Studies

Some Elderly People Are Showing Resistance to Alzheimer’s Disease

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Alzheimer's Disease Research Shows Some Elderly People Are 'Resistant' To Memory Loss Despite Disease

One of the most common signs of Alzheimer’s disease is memory loss. However, an Alzheimer’s disease research shows that some people might be resistant to losing their memory as part of the symptoms of the chronic neurodegenerative disease.

Alzheimer’s Disease Research: No Memory Loss?

A study by researchers at Northwestern University was conducted with eight elderly participants, all above 90 years old. They were picked as they showed great memory capacity and cognitive ability.

The researchers, led by neurologist Changiz Geula, examined the brain of the participants after they died. In the findings, the brains of the three, out of eight, participants showed amyloid plaques and neurofibrillary tangles that are commonly present in the brains of people with Alzheimer’s disease.

The plaques and tangles were found in the brain’s region that is linked to speech, memory, and emotion.

Moreover, the hippocampus, the region responsible for our brain’s memory formation, is seen to remain intact despite the signs of AD. This shows the possibility of how some elderly people may exhibit a superior brain function despite developing the common signs of Alzheimer’s disease.

Signature Symptoms of AD

Alzheimer's disease symptoms GIF

Symptoms of Alzheimer’s disease. (Source: Giphy)

Memory loss is always associated with Alzheimer’s. A couple of Hollywood movies have even shown us that. In fact, the difficulty of retrieving recent events is one of the earliest symptoms observed for patients with AD.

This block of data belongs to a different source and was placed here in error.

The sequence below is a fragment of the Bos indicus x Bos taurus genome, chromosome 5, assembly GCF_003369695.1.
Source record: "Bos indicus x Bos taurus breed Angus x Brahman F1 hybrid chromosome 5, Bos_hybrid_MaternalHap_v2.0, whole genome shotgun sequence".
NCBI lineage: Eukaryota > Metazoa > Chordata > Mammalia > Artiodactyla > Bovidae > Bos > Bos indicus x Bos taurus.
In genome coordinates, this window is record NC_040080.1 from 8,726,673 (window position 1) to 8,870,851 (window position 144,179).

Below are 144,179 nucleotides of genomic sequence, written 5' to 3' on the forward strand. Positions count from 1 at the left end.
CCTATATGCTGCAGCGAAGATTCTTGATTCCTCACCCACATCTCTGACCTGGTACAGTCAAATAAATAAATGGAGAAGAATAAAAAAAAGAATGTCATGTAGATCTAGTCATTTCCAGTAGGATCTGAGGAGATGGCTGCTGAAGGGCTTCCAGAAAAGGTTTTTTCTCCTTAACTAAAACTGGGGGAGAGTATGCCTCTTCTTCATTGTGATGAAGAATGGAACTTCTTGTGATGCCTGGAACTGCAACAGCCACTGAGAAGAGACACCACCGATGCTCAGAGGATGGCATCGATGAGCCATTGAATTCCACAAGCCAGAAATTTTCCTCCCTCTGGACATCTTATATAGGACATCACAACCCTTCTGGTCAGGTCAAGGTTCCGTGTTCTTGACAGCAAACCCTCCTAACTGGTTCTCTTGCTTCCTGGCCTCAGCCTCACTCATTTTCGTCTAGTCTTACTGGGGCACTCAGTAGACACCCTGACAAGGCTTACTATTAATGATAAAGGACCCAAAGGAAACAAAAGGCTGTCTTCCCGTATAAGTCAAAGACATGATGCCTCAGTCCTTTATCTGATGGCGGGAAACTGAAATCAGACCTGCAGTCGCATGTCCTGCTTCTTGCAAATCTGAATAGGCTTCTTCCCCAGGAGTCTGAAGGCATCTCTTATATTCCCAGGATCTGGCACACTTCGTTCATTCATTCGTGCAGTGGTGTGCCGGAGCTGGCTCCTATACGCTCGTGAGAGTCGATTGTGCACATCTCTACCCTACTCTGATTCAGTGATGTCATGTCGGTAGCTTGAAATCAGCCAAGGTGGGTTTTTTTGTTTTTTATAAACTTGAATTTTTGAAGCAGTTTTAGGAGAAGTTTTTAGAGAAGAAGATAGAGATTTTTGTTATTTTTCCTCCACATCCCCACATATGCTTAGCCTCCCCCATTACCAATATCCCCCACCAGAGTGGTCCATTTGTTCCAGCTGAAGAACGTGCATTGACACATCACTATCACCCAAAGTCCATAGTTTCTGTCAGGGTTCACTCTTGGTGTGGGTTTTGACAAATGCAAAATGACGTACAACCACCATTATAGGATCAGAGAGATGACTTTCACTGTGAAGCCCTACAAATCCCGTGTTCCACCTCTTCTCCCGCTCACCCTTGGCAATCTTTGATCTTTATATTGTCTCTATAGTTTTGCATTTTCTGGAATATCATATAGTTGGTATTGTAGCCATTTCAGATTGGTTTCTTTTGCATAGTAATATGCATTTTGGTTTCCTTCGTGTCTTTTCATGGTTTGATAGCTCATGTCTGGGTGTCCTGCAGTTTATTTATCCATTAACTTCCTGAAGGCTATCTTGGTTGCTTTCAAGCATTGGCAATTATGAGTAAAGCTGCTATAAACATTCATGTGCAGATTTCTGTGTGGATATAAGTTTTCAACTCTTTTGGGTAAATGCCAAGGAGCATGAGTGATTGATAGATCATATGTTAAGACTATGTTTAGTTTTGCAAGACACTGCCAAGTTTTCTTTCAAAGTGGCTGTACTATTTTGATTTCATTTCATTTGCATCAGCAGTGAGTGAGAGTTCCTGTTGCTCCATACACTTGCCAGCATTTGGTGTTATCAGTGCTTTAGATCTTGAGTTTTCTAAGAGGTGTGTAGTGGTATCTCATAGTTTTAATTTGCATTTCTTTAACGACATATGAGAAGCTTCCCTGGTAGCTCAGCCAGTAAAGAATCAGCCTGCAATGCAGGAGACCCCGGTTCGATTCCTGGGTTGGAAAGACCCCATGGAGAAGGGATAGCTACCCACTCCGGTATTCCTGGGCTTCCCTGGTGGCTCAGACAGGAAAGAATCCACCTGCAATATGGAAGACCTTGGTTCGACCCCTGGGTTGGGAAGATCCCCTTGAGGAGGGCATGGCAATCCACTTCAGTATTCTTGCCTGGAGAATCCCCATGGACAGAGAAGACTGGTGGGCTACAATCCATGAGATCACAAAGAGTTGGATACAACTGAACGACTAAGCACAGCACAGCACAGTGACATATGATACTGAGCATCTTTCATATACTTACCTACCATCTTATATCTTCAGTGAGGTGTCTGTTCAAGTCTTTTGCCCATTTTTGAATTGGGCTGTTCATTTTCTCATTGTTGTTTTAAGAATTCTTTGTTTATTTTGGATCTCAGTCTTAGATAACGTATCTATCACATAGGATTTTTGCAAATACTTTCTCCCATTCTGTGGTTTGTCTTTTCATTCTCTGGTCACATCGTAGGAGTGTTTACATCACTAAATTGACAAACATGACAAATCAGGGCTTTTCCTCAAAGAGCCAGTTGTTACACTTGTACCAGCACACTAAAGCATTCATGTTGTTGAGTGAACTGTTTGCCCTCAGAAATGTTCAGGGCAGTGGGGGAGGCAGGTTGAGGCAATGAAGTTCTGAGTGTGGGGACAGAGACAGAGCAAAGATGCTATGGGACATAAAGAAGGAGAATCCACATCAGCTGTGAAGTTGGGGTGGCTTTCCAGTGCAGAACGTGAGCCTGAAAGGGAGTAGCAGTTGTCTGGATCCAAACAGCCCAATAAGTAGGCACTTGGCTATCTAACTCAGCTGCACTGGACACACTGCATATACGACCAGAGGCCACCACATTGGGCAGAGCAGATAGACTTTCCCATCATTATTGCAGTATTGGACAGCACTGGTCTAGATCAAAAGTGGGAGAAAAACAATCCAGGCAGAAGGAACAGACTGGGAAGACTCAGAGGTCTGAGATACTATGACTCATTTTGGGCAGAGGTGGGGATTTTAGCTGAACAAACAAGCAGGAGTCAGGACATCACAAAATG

Since Alzheimer’s is a progressive disease, the chronic neurodegenerative disease worsens over time with the patient later on developing difficulties in language and focus. Having mood swings and a change in behavior is observed too.

Proteins that clump together form into sticky plaques which are called amyloid plaques and tangles are found in the brains of Alzheimer’s patients.

More Study Needed

While the study of Geula and his team showed remarkable findings, the sample size is low, which demonstrates its limitations. That is why the researchers are underway of conducting a larger scale sample size as the research also needs to be peer-reviewed.

Even though the study met some skepticisms, continued efforts of understanding the disease more is relevant for finding new treatment options. Recently, a drug was even developed to “switch off” the aggregation of amyloid plaques.

However, it is still underway for the Phase 3 trial. Ultimately, an Alzheimer’s disease research is helpful in paving a way to the improvement of millions of lives for people suffering the mental decline.

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